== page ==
Bundy-themed baby names you're bound to love
It's been almost a year since our last list of Bundaberg-themed baby names.
And if you'd like even more inspiration, be sure to check out the original article here.
We can't believe we didn't have this on one of our first lists.
According to baby name sites, while the Hebrew name Cain means "Acquired", Cane literally means "stalk of sugar".
How more local could you get?
We're going with a few names of local identities in this list, and why not? There's certainly a lot to celebrate.
Gladys Moncrieff ruled the radio waves with her comedy performances and her surname became a street and the name of the local theatre.
She was described as being "unassuming and gracious".
Harriet Island is a small island in the Burnett River, it's home mostly to animals and plants and is not uninhabited by humans.
In 2014, the golden penda was adopted by the council as the region's floral emblem.
After much community consultation, it beat the eureka bottlebrush and ivory curl.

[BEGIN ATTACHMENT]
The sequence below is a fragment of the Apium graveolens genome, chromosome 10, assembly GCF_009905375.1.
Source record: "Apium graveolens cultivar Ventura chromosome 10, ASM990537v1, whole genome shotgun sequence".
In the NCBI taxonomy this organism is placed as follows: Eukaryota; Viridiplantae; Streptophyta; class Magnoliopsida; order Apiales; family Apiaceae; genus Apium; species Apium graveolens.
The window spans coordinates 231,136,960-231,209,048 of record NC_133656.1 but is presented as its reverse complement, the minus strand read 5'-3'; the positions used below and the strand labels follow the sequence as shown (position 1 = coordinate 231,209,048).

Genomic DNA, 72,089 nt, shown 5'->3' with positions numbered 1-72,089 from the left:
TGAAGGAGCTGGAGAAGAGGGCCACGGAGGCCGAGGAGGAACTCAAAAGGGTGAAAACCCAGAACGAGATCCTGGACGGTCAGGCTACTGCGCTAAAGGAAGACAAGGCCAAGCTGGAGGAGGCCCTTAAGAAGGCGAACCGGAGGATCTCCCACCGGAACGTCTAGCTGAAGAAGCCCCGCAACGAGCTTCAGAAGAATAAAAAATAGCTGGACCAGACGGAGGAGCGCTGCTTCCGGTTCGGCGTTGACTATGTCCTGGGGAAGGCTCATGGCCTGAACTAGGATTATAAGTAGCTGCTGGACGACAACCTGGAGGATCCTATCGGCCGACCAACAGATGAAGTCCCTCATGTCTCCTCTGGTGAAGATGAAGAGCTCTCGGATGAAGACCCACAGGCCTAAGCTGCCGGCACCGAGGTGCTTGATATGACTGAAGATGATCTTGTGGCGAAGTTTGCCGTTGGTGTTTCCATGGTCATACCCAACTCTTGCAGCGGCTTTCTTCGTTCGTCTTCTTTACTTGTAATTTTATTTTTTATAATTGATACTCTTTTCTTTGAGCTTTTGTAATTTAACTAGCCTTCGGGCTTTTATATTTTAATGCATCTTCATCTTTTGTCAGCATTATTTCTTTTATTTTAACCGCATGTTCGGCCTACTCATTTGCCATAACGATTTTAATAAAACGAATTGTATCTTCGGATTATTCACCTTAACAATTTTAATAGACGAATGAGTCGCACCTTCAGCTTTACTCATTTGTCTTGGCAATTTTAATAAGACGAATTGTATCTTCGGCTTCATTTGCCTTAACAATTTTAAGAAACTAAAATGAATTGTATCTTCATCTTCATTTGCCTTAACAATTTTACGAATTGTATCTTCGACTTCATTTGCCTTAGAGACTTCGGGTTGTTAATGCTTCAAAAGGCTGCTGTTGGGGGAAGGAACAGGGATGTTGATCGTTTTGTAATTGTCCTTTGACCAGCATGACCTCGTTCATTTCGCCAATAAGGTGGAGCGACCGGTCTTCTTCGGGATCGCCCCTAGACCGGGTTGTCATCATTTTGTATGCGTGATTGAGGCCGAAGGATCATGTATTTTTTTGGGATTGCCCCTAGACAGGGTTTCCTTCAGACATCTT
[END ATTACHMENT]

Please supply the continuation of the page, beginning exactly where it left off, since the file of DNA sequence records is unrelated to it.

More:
A bright and stunning yellow flower, it's a big favourite of the city's iconic rainbow lorikeet community.
Bundy's "new bridge", the Don Tallon Bridge, is named after the famous Aussie cricketer.
He made his first high-class debut for Queensland against Victoria in December, 1933, and has been the stuff of legend ever since.
While many know of famous Bundaberg aviator Bert Hinkler, few realise his first name was actually Herbert. It's a classic name surely due for a comeback.
The surname of our aviation icon, but a name that has also become synonymous with the Bundaberg region.
The surname has an Anglo-Saxon origin, derived originally from a word that meant "forest clearing".
Vance Palmer was an Australian novelist, dramatist, essayist, poet and critic - and he was born right here in Bundy all the way back in 1885.
Along with his wife, he campaigned against military conscription and was known to attend corroborees with first nation peoples.
He was also ahead of his time in taking an interest in the natural environment.
He passed away in Kew, Victoria, in 1959 at the age of 73.
Louis 'Lou' Thomas Spence was a fighter pilot and squadron commander in the RAAF.
He served in World War II and the Korean War.
Mr Spence was the fifth child of a local farming family.
He is remembered as a hero who lost his life in the Korean War, with his succeeding squadron leader Dick Cresswell saying "thanks to Lou Spence, the squadron was led perfectly in all the jobs it did".
Alexandra Park and zoo was established all the way back in 1911 and remains one of the region's most popular family attractions.